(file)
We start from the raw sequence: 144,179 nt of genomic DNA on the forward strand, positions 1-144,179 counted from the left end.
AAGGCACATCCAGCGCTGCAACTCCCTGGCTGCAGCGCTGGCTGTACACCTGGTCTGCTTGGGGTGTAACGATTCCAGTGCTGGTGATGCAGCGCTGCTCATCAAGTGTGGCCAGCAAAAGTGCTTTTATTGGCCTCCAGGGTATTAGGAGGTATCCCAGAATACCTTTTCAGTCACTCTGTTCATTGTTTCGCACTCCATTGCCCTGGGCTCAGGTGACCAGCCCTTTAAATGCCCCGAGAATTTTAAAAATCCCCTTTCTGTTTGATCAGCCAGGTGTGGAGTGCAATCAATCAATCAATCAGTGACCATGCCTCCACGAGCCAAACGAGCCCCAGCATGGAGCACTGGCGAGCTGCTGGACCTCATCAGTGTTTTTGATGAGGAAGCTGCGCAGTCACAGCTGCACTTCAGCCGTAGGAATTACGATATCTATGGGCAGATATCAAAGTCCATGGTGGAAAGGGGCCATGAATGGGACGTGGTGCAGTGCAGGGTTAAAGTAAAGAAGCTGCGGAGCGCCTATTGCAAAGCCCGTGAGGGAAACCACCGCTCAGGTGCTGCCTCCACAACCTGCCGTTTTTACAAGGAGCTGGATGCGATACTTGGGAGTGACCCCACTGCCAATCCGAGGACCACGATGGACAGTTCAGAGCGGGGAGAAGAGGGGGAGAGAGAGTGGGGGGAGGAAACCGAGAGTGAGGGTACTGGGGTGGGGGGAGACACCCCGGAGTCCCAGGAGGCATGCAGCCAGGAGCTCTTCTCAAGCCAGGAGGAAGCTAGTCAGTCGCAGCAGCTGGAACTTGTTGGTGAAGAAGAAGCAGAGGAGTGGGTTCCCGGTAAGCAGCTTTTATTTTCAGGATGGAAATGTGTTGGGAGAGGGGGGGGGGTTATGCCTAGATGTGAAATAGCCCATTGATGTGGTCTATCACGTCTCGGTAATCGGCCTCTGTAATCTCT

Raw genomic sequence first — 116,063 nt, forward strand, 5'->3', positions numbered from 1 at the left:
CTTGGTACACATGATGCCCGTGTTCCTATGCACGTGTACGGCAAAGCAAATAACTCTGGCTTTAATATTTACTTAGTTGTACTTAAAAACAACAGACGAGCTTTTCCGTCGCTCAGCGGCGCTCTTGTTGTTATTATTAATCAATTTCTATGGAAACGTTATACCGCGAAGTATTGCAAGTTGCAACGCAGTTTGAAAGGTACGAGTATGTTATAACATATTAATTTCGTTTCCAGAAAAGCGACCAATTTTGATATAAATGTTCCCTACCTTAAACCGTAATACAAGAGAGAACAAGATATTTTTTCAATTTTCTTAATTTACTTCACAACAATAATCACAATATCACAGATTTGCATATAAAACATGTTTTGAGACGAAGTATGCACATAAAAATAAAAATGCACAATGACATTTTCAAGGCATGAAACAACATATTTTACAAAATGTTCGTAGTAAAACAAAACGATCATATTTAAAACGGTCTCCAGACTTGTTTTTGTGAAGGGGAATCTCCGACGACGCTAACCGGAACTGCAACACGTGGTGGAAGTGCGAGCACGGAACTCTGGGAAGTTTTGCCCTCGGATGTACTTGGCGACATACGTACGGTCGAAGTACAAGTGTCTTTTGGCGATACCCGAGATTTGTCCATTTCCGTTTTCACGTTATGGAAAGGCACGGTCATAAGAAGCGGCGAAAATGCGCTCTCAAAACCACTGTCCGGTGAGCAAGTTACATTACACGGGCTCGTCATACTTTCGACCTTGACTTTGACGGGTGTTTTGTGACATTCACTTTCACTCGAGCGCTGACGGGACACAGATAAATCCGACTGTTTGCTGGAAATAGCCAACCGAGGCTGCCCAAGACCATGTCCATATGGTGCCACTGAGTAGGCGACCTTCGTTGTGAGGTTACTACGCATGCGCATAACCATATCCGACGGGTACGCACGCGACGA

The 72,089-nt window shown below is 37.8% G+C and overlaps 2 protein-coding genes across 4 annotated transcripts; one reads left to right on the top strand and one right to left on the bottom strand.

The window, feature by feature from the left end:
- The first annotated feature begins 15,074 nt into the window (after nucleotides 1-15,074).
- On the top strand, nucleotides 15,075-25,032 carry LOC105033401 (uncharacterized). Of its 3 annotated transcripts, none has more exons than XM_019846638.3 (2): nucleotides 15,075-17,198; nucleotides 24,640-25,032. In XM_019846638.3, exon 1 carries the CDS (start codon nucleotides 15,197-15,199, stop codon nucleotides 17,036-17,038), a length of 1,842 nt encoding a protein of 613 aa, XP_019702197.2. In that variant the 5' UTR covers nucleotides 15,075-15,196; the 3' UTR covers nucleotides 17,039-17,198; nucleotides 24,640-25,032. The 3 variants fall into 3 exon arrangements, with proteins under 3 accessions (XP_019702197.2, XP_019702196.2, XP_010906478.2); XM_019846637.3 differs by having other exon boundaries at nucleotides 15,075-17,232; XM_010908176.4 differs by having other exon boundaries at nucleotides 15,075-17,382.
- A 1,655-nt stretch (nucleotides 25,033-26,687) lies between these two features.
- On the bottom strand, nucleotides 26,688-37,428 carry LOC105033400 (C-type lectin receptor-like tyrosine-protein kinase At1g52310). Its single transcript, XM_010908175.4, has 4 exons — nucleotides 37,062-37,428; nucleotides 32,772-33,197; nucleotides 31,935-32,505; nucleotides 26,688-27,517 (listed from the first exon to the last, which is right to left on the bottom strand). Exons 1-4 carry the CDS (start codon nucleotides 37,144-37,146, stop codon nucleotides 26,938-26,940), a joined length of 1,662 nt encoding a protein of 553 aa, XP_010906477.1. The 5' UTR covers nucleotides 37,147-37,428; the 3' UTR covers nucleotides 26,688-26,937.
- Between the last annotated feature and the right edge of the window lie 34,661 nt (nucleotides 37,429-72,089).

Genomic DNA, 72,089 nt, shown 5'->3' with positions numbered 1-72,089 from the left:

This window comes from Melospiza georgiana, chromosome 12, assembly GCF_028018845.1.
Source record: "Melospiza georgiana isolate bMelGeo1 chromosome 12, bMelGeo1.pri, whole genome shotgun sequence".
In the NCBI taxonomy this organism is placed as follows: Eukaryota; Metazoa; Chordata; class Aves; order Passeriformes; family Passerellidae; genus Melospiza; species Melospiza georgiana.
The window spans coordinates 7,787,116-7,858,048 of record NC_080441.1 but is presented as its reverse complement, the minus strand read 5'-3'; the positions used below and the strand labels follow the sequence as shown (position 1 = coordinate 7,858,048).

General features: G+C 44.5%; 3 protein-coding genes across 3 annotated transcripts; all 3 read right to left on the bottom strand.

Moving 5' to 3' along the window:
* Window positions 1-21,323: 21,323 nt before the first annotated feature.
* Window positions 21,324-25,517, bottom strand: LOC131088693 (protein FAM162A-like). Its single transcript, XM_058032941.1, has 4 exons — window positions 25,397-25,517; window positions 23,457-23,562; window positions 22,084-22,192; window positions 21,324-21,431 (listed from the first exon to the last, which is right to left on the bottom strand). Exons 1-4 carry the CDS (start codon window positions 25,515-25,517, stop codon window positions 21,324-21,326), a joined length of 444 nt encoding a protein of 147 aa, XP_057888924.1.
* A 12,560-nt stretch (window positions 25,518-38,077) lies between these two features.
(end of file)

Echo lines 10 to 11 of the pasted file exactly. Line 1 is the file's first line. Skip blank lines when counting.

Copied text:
- On the bottom strand, nucleotides 26,688-37,428 carry LOC105033400 (C-type lectin receptor-like tyrosine-protein kinase At1g52310). Its single transcript, XM_010908175.4, has 4 exons — nucleotides 37,062-37,428; nucleotides 32,772-33,197; nucleotides 31,935-32,505; nucleotides 26,688-27,517 (listed from the first exon to the last, which is right to left on the bottom strand). Exons 1-4 carry the CDS (start codon nucleotides 37,144-37,146, stop codon nucleotides 26,938-26,940), a joined length of 1,662 nt encoding a protein of 553 aa, XP_010906477.1. The 5' UTR covers nucleotides 37,147-37,428; the 3' UTR covers nucleotides 26,688-26,937.
- Between the last annotated feature and the right edge of the window lie 34,661 nt (nucleotides 37,429-72,089).